USA TODAY Full-Page Ad Highlights Unemployment Crisis Among Minority Teens

African-American Teen Unemployment at 32.3 Percent is Six Times the National Average; Teen Summer Job Climate Worst Since World War II
  • Publication Date: June 2008

  • Topics: Minimum Wage

WASHINGTON, D.C. – Today the Employment Policies Institute (EPI) drew attention to the teen employment drought with a full-page advertisement in the USA TODAY. The ad raises the issue of minority teen unemployment, calling it the biggest crisis currently facing this population group.

The ad reads as follows:

The Biggest Minority Teen Crisis?

  • Pregnancy
  • Smoking
  • Unemployment

“Sadly, African-American teen unemployment is nearly six times the national average and almost twice that of teens in general.  Find out more about what’s preventing teens from finding work and what it means for their future at”

The national unemployment rate jumped to 5.5 percent in May from 5 percent in April driven in large part by the 3.3 percentage point jump in teen unemployment.  Researchers at Northeastern University, who described summer 2007 as “the worst in post-World War II history” for teen summer employment, recently concluded that 2008 is poised to be “even worse.”

One of the prime reasons for this drastic employment drought is the mandated wage hikes that policy makers have adopted in an already difficult business environment.  Economic research confirms that increasing the minimum wage destroys jobs for low-skilled workers while doing little to address poverty.  According to economist David Neumark of the University of California at Irvine, for every 10 percent increase in the minimum wage, employment for high school dropouts and young black adults and teenagers falls by 8.5 percent. In the 14 months between June 2007, and August 2008, the United States minimum wage will have increased nearly three times that amount.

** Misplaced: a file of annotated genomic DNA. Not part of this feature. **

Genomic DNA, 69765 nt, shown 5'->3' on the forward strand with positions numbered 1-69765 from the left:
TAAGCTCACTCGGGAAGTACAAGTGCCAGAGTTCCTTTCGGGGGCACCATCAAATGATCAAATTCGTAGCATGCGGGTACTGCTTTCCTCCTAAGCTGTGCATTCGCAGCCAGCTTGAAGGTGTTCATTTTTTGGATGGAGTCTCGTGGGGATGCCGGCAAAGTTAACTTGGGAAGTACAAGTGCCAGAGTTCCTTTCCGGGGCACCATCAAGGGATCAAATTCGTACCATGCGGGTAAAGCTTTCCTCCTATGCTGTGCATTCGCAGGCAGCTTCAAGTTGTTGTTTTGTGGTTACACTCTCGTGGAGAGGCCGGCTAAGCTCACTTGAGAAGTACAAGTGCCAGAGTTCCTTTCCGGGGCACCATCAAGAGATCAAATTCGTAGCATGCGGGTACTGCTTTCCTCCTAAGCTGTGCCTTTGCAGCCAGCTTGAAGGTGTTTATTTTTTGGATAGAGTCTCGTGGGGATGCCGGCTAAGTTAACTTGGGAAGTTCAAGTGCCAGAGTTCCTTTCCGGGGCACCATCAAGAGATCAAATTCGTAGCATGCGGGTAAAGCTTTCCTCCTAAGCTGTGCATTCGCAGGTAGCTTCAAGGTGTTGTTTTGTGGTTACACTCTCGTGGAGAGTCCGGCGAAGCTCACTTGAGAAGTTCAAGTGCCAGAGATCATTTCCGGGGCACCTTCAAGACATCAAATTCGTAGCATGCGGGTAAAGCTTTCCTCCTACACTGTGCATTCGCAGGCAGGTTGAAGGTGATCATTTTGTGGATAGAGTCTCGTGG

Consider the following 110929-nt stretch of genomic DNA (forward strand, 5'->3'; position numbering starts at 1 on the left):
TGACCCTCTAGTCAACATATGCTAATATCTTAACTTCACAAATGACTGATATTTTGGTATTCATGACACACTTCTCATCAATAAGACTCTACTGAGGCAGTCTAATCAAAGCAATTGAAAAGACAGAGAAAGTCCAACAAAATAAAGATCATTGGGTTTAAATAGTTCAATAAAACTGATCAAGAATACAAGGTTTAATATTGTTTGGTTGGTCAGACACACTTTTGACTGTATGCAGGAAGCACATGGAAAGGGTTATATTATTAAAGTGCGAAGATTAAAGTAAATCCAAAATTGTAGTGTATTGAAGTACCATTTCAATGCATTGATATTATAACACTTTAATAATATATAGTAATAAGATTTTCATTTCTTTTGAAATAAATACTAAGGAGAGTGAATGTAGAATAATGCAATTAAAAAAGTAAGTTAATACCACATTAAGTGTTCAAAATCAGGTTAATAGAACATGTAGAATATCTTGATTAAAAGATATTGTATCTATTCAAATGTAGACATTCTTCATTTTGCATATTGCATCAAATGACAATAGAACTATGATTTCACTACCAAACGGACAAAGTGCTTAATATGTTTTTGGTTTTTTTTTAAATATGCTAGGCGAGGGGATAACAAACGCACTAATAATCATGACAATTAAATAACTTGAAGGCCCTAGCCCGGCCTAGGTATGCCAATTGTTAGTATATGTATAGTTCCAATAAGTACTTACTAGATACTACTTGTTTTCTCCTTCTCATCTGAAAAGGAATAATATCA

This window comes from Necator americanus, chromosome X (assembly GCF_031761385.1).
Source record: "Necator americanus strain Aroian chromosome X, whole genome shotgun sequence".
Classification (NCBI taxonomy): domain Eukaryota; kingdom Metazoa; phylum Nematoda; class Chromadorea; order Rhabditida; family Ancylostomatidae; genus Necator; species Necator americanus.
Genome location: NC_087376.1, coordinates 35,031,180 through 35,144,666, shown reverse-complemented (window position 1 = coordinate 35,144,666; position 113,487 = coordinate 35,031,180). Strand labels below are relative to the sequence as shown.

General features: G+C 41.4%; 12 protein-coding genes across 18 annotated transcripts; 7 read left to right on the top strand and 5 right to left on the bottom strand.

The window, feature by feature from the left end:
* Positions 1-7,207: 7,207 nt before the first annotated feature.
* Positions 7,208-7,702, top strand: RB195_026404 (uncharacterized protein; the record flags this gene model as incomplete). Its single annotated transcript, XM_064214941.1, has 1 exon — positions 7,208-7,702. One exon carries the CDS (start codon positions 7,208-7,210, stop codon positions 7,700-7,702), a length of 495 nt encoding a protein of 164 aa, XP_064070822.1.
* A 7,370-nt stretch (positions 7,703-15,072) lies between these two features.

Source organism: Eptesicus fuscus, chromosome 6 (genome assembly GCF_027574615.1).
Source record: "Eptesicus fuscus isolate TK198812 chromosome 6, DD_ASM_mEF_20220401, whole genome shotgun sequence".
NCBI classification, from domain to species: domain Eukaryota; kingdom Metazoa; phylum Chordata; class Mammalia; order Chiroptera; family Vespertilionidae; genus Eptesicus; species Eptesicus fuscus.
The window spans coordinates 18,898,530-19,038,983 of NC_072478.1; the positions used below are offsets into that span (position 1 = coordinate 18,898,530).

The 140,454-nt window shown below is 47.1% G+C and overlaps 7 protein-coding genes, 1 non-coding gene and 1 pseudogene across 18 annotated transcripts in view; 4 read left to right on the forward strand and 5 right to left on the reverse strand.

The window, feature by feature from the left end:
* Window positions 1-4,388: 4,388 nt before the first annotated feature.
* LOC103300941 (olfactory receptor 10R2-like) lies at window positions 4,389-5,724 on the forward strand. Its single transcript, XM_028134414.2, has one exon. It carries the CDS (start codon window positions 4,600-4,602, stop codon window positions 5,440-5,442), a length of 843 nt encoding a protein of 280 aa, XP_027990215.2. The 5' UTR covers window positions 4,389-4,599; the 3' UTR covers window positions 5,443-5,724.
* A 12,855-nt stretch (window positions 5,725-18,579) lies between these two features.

“Decades of economic research clearly demonstrate that minimum wage hikes result in job loss for the most vulnerable members of society,” said Rick Berman, Executive Director of the Employment Policies Institute. “The unintended consequence of the federal minimum wage hike is pricing some employees out of the workforce, and based on the recent unemployment data, it’s teens – minority teens especially – who are getting hit the hardest.”

“A summer job for a teen is much more than a paycheck: It’s a chance to gain important skills and learn the invisible curriculum that comes from being employed. Unfortunately many teens won’t have that opportunity this summer thanks to legislators who elected to embrace populist sound bites instead of sound economics,” Berman concluded. 

You can view the entire ad at

The Employment Policies Institute is a nonprofit research organization dedicated to studying public policy issues surrounding entry-level employment.  For additional information or to schedule an interview with a spokesperson call Tim Miller at 202.463.7650.